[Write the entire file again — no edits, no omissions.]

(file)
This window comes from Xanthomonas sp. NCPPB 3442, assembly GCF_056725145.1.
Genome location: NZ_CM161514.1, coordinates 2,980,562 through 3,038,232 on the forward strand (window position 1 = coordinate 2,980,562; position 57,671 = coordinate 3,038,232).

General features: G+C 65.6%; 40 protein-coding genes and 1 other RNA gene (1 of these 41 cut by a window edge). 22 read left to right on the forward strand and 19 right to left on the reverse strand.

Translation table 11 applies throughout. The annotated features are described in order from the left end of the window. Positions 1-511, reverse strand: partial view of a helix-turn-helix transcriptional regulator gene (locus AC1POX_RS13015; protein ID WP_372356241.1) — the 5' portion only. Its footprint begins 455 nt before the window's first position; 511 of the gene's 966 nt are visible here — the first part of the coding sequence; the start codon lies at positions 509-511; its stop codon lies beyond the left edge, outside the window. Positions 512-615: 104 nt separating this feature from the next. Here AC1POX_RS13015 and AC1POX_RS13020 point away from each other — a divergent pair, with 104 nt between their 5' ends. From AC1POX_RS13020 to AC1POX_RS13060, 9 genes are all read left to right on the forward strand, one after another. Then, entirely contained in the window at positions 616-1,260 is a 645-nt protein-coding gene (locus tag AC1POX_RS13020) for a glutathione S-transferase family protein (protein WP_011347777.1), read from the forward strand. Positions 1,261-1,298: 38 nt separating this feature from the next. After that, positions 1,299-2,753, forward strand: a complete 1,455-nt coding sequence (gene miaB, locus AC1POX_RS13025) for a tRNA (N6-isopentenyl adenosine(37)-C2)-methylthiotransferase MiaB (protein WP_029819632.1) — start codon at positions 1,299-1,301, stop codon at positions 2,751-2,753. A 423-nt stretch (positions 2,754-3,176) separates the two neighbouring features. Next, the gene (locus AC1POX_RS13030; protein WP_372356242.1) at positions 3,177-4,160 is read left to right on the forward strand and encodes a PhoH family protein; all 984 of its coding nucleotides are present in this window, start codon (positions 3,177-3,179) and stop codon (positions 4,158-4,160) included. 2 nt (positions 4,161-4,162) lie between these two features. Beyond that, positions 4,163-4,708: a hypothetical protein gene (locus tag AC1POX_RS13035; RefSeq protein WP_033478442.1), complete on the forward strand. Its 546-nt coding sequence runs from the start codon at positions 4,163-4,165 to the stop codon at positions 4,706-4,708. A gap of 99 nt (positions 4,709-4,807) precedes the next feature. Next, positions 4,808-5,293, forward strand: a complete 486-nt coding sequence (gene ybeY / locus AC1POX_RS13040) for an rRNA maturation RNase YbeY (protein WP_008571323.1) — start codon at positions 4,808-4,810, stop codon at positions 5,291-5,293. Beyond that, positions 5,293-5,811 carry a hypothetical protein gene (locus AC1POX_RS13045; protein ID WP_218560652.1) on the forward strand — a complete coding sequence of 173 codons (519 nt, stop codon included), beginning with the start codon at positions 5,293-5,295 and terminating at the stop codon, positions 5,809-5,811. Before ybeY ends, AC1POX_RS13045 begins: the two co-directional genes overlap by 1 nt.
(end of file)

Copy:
This window comes from Xanthomonas sp. NCPPB 3442, assembly GCF_056725145.1.
Genome location: NZ_CM161514.1, coordinates 2,980,562 through 3,038,232 on the forward strand (window position 1 = coordinate 2,980,562; position 57,671 = coordinate 3,038,232).

General features: G+C 65.6%; 40 protein-coding genes and 1 other RNA gene (1 of these 41 cut by a window edge). 22 read left to right on the forward strand and 19 right to left on the reverse strand.

Translation table 11 applies throughout. The annotated features are described in order from the left end of the window. Positions 1-511, reverse strand: partial view of a helix-turn-helix transcriptional regulator gene (locus AC1POX_RS13015; protein ID WP_372356241.1) — the 5' portion only. Its footprint begins 455 nt before the window's first position; 511 of the gene's 966 nt are visible here — the first part of the coding sequence; the start codon lies at positions 509-511; its stop codon lies beyond the left edge, outside the window. Positions 512-615: 104 nt separating this feature from the next. Here AC1POX_RS13015 and AC1POX_RS13020 point away from each other — a divergent pair, with 104 nt between their 5' ends. From AC1POX_RS13020 to AC1POX_RS13060, 9 genes are all read left to right on the forward strand, one after another. Then, entirely contained in the window at positions 616-1,260 is a 645-nt protein-coding gene (locus tag AC1POX_RS13020) for a glutathione S-transferase family protein (protein WP_011347777.1), read from the forward strand. Positions 1,261-1,298: 38 nt separating this feature from the next. After that, positions 1,299-2,753, forward strand: a complete 1,455-nt coding sequence (gene miaB, locus AC1POX_RS13025) for a tRNA (N6-isopentenyl adenosine(37)-C2)-methylthiotransferase MiaB (protein WP_029819632.1) — start codon at positions 1,299-1,301, stop codon at positions 2,751-2,753. A 423-nt stretch (positions 2,754-3,176) separates the two neighbouring features. Next, the gene (locus AC1POX_RS13030; protein WP_372356242.1) at positions 3,177-4,160 is read left to right on the forward strand and encodes a PhoH family protein; all 984 of its coding nucleotides are present in this window, start codon (positions 3,177-3,179) and stop codon (positions 4,158-4,160) included. 2 nt (positions 4,161-4,162) lie between these two features. Beyond that, positions 4,163-4,708: a hypothetical protein gene (locus tag AC1POX_RS13035; RefSeq protein WP_033478442.1), complete on the forward strand. Its 546-nt coding sequence runs from the start codon at positions 4,163-4,165 to the stop codon at positions 4,706-4,708. A gap of 99 nt (positions 4,709-4,807) precedes the next feature. Next, positions 4,808-5,293, forward strand: a complete 486-nt coding sequence (gene ybeY / locus AC1POX_RS13040) for an rRNA maturation RNase YbeY (protein WP_008571323.1) — start codon at positions 4,808-4,810, stop codon at positions 5,291-5,293. Beyond that, positions 5,293-5,811 carry a hypothetical protein gene (locus AC1POX_RS13045; protein ID WP_218560652.1) on the forward strand — a complete coding sequence of 173 codons (519 nt, stop codon included), beginning with the start codon at positions 5,293-5,295 and terminating at the stop codon, positions 5,809-5,811. Before ybeY ends, AC1POX_RS13045 begins: the two co-directional genes overlap by 1 nt.